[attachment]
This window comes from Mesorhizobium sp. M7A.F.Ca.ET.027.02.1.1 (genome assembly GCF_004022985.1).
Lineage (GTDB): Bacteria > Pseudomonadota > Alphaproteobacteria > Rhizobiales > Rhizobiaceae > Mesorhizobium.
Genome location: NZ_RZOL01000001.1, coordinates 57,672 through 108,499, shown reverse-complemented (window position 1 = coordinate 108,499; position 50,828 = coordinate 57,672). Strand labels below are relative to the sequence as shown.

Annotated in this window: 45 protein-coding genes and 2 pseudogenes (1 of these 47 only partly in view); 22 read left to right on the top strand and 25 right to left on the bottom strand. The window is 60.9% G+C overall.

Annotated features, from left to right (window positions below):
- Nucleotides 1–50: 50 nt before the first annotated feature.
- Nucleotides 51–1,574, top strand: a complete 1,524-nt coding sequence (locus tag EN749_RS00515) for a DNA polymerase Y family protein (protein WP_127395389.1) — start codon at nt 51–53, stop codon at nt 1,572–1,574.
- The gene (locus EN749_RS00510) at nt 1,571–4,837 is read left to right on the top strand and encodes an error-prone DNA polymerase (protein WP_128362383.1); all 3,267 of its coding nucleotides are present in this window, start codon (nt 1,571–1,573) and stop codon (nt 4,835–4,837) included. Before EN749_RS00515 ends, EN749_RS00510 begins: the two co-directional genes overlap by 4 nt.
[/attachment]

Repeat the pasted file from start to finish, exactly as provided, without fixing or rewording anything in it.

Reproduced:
This window comes from Mesorhizobium sp. M7A.F.Ca.ET.027.02.1.1 (genome assembly GCF_004022985.1).
Lineage (GTDB): Bacteria > Pseudomonadota > Alphaproteobacteria > Rhizobiales > Rhizobiaceae > Mesorhizobium.
Genome location: NZ_RZOL01000001.1, coordinates 57,672 through 108,499, shown reverse-complemented (window position 1 = coordinate 108,499; position 50,828 = coordinate 57,672). Strand labels below are relative to the sequence as shown.

Annotated in this window: 45 protein-coding genes and 2 pseudogenes (1 of these 47 only partly in view); 22 read left to right on the top strand and 25 right to left on the bottom strand. The window is 60.9% G+C overall.

Annotated features, from left to right (window positions below):
- Nucleotides 1–50: 50 nt before the first annotated feature.
- Nucleotides 51–1,574, top strand: a complete 1,524-nt coding sequence (locus tag EN749_RS00515) for a DNA polymerase Y family protein (protein WP_127395389.1) — start codon at nt 51–53, stop codon at nt 1,572–1,574.
- The gene (locus EN749_RS00510) at nt 1,571–4,837 is read left to right on the top strand and encodes an error-prone DNA polymerase (protein WP_128362383.1); all 3,267 of its coding nucleotides are present in this window, start codon (nt 1,571–1,573) and stop codon (nt 4,835–4,837) included. Before EN749_RS00515 ends, EN749_RS00510 begins: the two co-directional genes overlap by 4 nt.